AKP seeks return of votes that went astray

AKP seeks return of votes that went astray

Ali Kayalar – ISTANBUL
AKP seeks return of votes that went astray

DHA photo

The Justice and Development Party (AKP) is expecting a comeback of nearly 7 percent of its voters, who had earlier casted their vote for the party but stepped back in the June 7 election, Deputy Prime Minister Numan Kurtulmuş has said. 

“The political outlook that emerged after [the] June 7 [election] will bring the AKP new votes due to a search for political sustainability and a powerful government,” Kurtulmuş told Hürriyet Daily News during an interview on Oct. 26. 

“More precisely, there is a mass that had voted for the AKP in earlier elections but did not do so in the June 7 election. I believe that 7 percent will return to the AKP,” he said, adding that he thought the party will get votes from the main opposition Republican People’s Party (CHP) and the Nationalist Movement Party (MHP).

The deputy prime minister said polls showed the votes of the party were rising constantly, subscribing the rise to events since the June 7 elections, which did not yield a one party government or a coalition and resulted in a Nov. 1 snap election. The AKP won 258 seats in the previous polls, 18 behind the 276 parliament seats required to found a government alone. 

 “Turkey has faced a very serious wave of terror,” he said referring to the July 20 suicide attack in Gaziantep’s Suruç, the increasing number of policemen and soldiers killed in the state’s fight with the Kurdistan Workers’ Party (PKK) and the Oct. 10 suicide attack in the capital city of Ankara, where 102 were killed.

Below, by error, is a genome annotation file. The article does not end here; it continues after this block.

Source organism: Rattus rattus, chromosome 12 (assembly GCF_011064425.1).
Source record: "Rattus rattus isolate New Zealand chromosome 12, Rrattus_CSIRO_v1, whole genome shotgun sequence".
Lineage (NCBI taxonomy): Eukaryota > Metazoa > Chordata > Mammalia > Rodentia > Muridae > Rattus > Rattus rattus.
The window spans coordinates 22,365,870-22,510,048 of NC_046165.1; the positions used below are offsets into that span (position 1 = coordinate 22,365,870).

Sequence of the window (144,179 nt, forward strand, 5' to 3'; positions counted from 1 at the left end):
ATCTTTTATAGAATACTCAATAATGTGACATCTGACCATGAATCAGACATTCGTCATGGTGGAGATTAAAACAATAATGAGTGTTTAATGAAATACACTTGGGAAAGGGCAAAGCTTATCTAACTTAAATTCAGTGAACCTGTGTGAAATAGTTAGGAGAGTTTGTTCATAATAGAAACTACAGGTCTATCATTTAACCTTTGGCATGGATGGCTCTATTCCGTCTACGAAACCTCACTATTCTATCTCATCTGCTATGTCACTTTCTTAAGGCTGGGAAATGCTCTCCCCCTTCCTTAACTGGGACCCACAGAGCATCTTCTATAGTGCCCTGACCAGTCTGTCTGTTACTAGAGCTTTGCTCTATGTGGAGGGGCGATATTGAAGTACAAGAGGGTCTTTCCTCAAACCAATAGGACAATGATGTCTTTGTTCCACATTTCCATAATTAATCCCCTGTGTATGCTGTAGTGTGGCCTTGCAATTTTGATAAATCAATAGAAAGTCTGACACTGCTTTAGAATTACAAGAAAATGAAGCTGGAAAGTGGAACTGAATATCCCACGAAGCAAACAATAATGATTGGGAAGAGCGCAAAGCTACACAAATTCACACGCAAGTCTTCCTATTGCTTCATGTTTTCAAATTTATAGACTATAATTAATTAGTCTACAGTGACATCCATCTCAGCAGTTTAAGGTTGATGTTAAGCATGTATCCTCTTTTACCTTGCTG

“Turkey is trying to be taken hostage via terror,” he said, adding that economy, especially the sudden losses of the Turkish Lira “without any real reason” was another major situation that contributed to the post-election period. 

“In addition, the refugee issue, which we have been working on for the past five years, has turned into an international problem since this summer,” Kurtulmuş said. 

“Then, our citizens started to think that Turkey could be taken hostage, economic developments could reach a very negative point and Turkey might face some operations of perception in the absence of a strong government,” he said. 

The deputy PM said Russia’s border violations also came during this trying period. 

According to him, all election polls show that the majority of the voters (at least 55 percent) want a one-party government. 

“This does not mean that all will vote for the AKP but all of them know that a one-party government is an AKP government.” 

The government’s strong stance against terrorism in rural areas, cities and cross-border areas has also been appreciated by the citizens, he said. 

Responding to a question on a fresh debate triggered by MHP leader Devlet Bahçeli, who said a “fifth party” could be formed in parliament after the Nov. 1 election, Kurtulmuş said this was an antidemocratic approach of the past, when “civil generals” aimed to “design the country.”